Home / Opinion / Views /  Opinion | Is globalization over? Cricket suggests not

For anyone worried about the erection of barriers between economies, people and capital, a modest living room in suburban Denver would give some relief.

Thanks in large part to the rising power of Indian commerce and the South Asian diaspora in the US, your columnist could settle into a chair at his mother-in-law's home and binge during the wee hours on World Cup cricket last month. The means was a cable channel that began as a niche outfit catering to a prominent immigrant community and has grown into a corporate operation with ambitions to create an American taste for cricket.

The sport’s growth is more than just an idiosyncrasy of the Anglosphere. It goes beyond indulgences enabled by the digital revolution and the array of offerings on cable like curling, billiards or poker. Think of it as a salve to the myopia of trade conflict, technology wars and the idea that the world is breaking into competing camps or rival platforms.

While cricket’s ancestral roots and folk history belong to England and Australia, the financial and organizational lodestar is India. The giant nation is as close to a one-sport country as you can get. Cricket transcends language, sectarian and geographic barriers at home and unites Indians abroad. India’s rise is synonymous with the 21st century spread of cricket.

So, if deglobalization needed a single rebuttal, Willow TV could be it. It's easy to think of globalization as taking something from the developed world, such as Starbucks or European football, and selling into emerging economies. Beaming cricket into American homes goes a step further. It ships sport from a key emerging market to the developed world, reckons James Crabtree, who devotes part of his book “The Billionaire Raj" to the industrial qualities of Indian cricket.

At the intersection of these tectonic trends is Willow, which I first encountered in New York, where I lived for three years before moving to Singapore in January. I re-engaged with Willow, founded in 2010, last month. The channel, named for the type of wood that cricket bats were traditionally crafted from, offers an unrelenting, 24-7 diet of cricket concentrated on teams from India, Pakistan, Bangladesh and Sri Lanka.

Much of it caters to the South Asian community in the US, much of it in the New York-New Jersey area. The advertising spans the very parochial – immigration lawyers, cash remittance services and an astrologer – to bigger plays that hint at the size of the diaspora. State Farm Mutual Auto Insurance Co. crafted spots aimed at this demographic. The Allstate Corp., another insurer, and Toyota Motor Corp. are also in on the act, according to Satyan Gajwani, vice chairman of Times Internet Ltd., which bought Willow in 2016.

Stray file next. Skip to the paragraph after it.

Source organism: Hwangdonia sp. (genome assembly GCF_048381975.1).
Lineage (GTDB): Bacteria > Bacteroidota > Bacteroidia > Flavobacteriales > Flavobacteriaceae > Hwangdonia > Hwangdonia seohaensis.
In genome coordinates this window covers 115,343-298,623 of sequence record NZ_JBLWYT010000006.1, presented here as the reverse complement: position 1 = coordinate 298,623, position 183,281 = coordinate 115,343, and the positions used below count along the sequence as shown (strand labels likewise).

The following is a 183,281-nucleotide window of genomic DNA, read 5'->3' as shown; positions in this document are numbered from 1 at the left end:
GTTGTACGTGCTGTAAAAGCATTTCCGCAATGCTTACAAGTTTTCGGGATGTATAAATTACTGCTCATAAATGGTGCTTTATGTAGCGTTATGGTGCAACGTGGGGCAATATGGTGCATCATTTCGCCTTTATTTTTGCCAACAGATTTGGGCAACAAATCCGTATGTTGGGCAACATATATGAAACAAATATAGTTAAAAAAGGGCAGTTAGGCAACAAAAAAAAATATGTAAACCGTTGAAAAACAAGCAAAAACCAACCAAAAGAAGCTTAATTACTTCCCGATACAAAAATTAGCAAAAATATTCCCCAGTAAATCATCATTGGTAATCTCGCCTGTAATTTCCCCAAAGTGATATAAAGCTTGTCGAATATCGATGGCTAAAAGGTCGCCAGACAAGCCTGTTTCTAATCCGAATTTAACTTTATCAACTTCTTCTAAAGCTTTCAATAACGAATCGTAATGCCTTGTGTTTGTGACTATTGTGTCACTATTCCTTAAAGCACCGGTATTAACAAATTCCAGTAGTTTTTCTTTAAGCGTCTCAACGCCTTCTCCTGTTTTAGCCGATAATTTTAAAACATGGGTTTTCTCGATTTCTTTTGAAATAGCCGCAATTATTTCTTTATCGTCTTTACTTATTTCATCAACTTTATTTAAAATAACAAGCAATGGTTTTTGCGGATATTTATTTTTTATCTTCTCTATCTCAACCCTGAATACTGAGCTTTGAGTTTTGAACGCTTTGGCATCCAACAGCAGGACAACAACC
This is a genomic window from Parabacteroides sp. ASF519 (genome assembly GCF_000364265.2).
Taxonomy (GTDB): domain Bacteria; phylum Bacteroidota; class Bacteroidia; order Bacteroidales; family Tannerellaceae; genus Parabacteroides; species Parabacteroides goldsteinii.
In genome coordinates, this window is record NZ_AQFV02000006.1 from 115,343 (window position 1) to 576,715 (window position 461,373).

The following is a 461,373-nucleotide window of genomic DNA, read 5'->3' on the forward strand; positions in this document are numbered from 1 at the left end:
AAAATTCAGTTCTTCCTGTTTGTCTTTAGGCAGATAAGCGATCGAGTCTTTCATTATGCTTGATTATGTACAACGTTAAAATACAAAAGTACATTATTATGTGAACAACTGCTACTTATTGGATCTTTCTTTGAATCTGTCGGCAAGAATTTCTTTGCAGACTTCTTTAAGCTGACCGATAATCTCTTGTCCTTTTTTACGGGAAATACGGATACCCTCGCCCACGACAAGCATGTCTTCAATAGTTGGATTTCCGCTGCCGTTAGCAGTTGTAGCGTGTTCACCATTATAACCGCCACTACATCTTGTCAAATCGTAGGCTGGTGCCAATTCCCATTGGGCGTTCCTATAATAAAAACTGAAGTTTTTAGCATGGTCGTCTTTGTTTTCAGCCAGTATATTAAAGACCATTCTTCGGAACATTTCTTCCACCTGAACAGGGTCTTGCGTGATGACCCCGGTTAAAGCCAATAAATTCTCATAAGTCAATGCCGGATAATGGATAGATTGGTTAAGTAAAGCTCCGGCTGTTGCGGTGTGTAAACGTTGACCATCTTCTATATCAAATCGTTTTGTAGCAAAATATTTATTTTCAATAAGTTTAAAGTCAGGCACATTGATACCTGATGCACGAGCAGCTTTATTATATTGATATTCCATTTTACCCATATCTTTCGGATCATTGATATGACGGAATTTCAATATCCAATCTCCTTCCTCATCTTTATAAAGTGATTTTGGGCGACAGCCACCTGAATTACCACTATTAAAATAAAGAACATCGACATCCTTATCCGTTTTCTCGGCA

Gajwani says that in a recent month the average viewer of Willow – billed as the only US channel devoted entirely to cricket – spent 26 hours watching the channel. He points to the footprint of the Asian population in the US, which Pew Research Center said in 2017 was the fastest-growing racial or ethnic group. People of Indian origin are the second-biggest component after ethnic Chinese. By 2055, Asians will become America’s largest immigrant group, making up 38% of all newcomers, versus 31% for Hispanics.

Willow is committed to broadening cricket’s appeal as a sport in the U.S. Gajwani has partnered with USA Cricket to develop an American T-20 contest, betting that an abbreviated, smash-and-bash version of the game will go down well. American kids grew up playing soccer and as adults many now ardently follow Chelsea or Liverpool. Why not cricket, which has become less hidebound to the classic five-day Test match of tradition? There's a potential flipside that may work against the melting pot. Decades ago, newcomers to the U.S. who were keen on sports had no choice but to immerse themselves in baseball, basketball and the National Football League. Now, people can relax from a hard day and watch an Indian Premier League game between the Hyderabad Sunrisers and the Rajasthan Royals, as they would in the suburbs of Mumbai or New Delhi.

Work in America, come home to India. Given the still-overwhelming weight of American culture, it's hard to find a sinister side to this. Anything that enables us to see beyond our backyards is a plus. 


*Daniel Moss is a Bloomberg Opinion columnist covering Asian economies. Previously he was executive editor of Bloomberg News for global economics, and has led teams in Asia, Europe and North America.

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